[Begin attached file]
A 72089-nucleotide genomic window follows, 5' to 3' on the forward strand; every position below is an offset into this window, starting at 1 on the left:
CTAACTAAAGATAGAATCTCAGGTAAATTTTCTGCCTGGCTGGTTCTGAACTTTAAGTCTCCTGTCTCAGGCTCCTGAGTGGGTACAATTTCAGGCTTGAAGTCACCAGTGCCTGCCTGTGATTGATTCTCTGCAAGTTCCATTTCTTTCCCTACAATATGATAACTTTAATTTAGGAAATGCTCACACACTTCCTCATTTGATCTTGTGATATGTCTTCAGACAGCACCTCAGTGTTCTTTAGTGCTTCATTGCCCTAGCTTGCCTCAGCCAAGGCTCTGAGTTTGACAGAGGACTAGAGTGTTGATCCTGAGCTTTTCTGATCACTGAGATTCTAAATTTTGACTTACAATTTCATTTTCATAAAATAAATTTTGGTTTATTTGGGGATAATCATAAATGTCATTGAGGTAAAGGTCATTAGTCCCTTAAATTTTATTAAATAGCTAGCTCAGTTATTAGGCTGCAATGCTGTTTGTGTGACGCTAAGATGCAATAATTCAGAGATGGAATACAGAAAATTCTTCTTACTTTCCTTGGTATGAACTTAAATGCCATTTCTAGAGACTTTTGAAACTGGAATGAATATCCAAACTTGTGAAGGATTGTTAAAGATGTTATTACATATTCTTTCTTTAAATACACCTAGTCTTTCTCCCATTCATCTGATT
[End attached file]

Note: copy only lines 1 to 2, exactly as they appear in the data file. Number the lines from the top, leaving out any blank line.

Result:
A 72089-nucleotide genomic window follows, 5' to 3' on the forward strand; every position below is an offset into this window, starting at 1 on the left:
CTAACTAAAGATAGAATCTCAGGTAAATTTTCTGCCTGGCTGGTTCTGAACTTTAAGTCTCCTGTCTCAGGCTCCTGAGTGGGTACAATTTCAGGCTTGAAGTCACCAGTGCCTGCCTGTGATTGATTCTCTGCAAGTTCCATTTCTTTCCCTACAATATGATAACTTTAATTTAGGAAATGCTCACACACTTCCTCATTTGATCTTGTGATATGTCTTCAGACAGCACCTCAGTGTTCTTTAGTGCTTCATTGCCCTAGCTTGCCTCAGCCAAGGCTCTGAGTTTGACAGAGGACTAGAGTGTTGATCCTGAGCTTTTCTGATCACTGAGATTCTAAATTTTGACTTACAATTTCATTTTCATAAAATAAATTTTGGTTTATTTGGGGATAATCATAAATGTCATTGAGGTAAAGGTCATTAGTCCCTTAAATTTTATTAAATAGCTAGCTCAGTTATTAGGCTGCAATGCTGTTTGTGTGACGCTAAGATGCAATAATTCAGAGATGGAATACAGAAAATTCTTCTTACTTTCCTTGGTATGAACTTAAATGCCATTTCTAGAGACTTTTGAAACTGGAATGAATATCCAAACTTGTGAAGGATTGTTAAAGATGTTATTACATATTCTTTCTTTAAATACACCTAGTCTTTCTCCCATTCATCTGATT